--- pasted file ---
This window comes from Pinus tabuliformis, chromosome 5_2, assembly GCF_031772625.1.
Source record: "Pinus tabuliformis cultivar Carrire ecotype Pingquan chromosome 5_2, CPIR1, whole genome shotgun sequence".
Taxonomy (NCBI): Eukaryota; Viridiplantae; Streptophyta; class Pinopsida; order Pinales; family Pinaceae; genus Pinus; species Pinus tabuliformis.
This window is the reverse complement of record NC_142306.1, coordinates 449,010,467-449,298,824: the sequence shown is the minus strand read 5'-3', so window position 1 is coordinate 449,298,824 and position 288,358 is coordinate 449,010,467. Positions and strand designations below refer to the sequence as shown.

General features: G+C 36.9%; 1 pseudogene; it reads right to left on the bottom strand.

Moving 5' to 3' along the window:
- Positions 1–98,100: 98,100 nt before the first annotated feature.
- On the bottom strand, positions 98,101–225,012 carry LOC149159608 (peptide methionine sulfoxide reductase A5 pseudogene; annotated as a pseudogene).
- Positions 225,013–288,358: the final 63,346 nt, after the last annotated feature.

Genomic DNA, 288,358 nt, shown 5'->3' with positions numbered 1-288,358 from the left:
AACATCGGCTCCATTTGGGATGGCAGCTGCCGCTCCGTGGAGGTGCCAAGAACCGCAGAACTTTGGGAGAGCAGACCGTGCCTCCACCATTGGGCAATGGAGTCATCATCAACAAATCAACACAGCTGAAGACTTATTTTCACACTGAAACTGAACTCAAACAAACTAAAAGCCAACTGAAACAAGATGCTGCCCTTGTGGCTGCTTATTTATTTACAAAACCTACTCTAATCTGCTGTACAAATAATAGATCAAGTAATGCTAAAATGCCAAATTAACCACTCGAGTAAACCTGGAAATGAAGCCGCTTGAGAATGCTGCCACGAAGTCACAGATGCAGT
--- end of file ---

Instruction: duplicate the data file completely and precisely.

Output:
This window comes from Pinus tabuliformis, chromosome 5_2, assembly GCF_031772625.1.
Source record: "Pinus tabuliformis cultivar Carrire ecotype Pingquan chromosome 5_2, CPIR1, whole genome shotgun sequence".
Taxonomy (NCBI): Eukaryota; Viridiplantae; Streptophyta; class Pinopsida; order Pinales; family Pinaceae; genus Pinus; species Pinus tabuliformis.
This window is the reverse complement of record NC_142306.1, coordinates 449,010,467-449,298,824: the sequence shown is the minus strand read 5'-3', so window position 1 is coordinate 449,298,824 and position 288,358 is coordinate 449,010,467. Positions and strand designations below refer to the sequence as shown.

General features: G+C 36.9%; 1 pseudogene; it reads right to left on the bottom strand.

Moving 5' to 3' along the window:
- Positions 1–98,100: 98,100 nt before the first annotated feature.
- On the bottom strand, positions 98,101–225,012 carry LOC149159608 (peptide methionine sulfoxide reductase A5 pseudogene; annotated as a pseudogene).
- Positions 225,013–288,358: the final 63,346 nt, after the last annotated feature.

Genomic DNA, 288,358 nt, shown 5'->3' with positions numbered 1-288,358 from the left:
AACATCGGCTCCATTTGGGATGGCAGCTGCCGCTCCGTGGAGGTGCCAAGAACCGCAGAACTTTGGGAGAGCAGACCGTGCCTCCACCATTGGGCAATGGAGTCATCATCAACAAATCAACACAGCTGAAGACTTATTTTCACACTGAAACTGAACTCAAACAAACTAAAAGCCAACTGAAACAAGATGCTGCCCTTGTGGCTGCTTATTTATTTACAAAACCTACTCTAATCTGCTGTACAAATAATAGATCAAGTAATGCTAAAATGCCAAATTAACCACTCGAGTAAACCTGGAAATGAAGCCGCTTGAGAATGCTGCCACGAAGTCACAGATGCAGT